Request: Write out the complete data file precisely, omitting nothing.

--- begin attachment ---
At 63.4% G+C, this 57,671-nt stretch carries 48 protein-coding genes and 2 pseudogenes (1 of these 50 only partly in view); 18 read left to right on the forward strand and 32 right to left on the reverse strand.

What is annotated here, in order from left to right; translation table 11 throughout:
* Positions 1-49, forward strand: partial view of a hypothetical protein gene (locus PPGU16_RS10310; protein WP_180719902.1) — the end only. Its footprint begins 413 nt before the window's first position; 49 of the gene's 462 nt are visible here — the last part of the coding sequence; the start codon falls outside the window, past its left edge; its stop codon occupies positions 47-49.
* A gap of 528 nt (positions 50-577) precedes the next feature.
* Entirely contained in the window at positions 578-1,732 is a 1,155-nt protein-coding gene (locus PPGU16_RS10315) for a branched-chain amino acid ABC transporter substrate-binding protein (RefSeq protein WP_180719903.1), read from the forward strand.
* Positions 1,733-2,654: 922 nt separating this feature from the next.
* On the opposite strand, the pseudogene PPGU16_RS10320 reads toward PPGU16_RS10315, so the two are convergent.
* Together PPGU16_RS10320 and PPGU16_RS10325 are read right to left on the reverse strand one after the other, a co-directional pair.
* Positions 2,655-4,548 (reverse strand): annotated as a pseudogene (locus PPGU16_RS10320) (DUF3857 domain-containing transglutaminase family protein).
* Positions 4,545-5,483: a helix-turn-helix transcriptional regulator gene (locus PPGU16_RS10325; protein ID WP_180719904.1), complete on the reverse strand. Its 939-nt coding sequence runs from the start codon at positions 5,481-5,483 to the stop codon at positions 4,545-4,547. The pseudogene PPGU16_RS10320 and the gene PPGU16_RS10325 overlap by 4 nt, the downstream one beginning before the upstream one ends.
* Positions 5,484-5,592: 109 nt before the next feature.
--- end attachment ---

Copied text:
At 63.4% G+C, this 57,671-nt stretch carries 48 protein-coding genes and 2 pseudogenes (1 of these 50 only partly in view); 18 read left to right on the forward strand and 32 right to left on the reverse strand.

What is annotated here, in order from left to right; translation table 11 throughout:
* Positions 1-49, forward strand: partial view of a hypothetical protein gene (locus PPGU16_RS10310; protein WP_180719902.1) — the end only. Its footprint begins 413 nt before the window's first position; 49 of the gene's 462 nt are visible here — the last part of the coding sequence; the start codon falls outside the window, past its left edge; its stop codon occupies positions 47-49.
* A gap of 528 nt (positions 50-577) precedes the next feature.
* Entirely contained in the window at positions 578-1,732 is a 1,155-nt protein-coding gene (locus PPGU16_RS10315) for a branched-chain amino acid ABC transporter substrate-binding protein (RefSeq protein WP_180719903.1), read from the forward strand.
* Positions 1,733-2,654: 922 nt separating this feature from the next.
* On the opposite strand, the pseudogene PPGU16_RS10320 reads toward PPGU16_RS10315, so the two are convergent.
* Together PPGU16_RS10320 and PPGU16_RS10325 are read right to left on the reverse strand one after the other, a co-directional pair.
* Positions 2,655-4,548 (reverse strand): annotated as a pseudogene (locus PPGU16_RS10320) (DUF3857 domain-containing transglutaminase family protein).
* Positions 4,545-5,483: a helix-turn-helix transcriptional regulator gene (locus PPGU16_RS10325; protein ID WP_180719904.1), complete on the reverse strand. Its 939-nt coding sequence runs from the start codon at positions 5,481-5,483 to the stop codon at positions 4,545-4,547. The pseudogene PPGU16_RS10320 and the gene PPGU16_RS10325 overlap by 4 nt, the downstream one beginning before the upstream one ends.
* Positions 5,484-5,592: 109 nt before the next feature.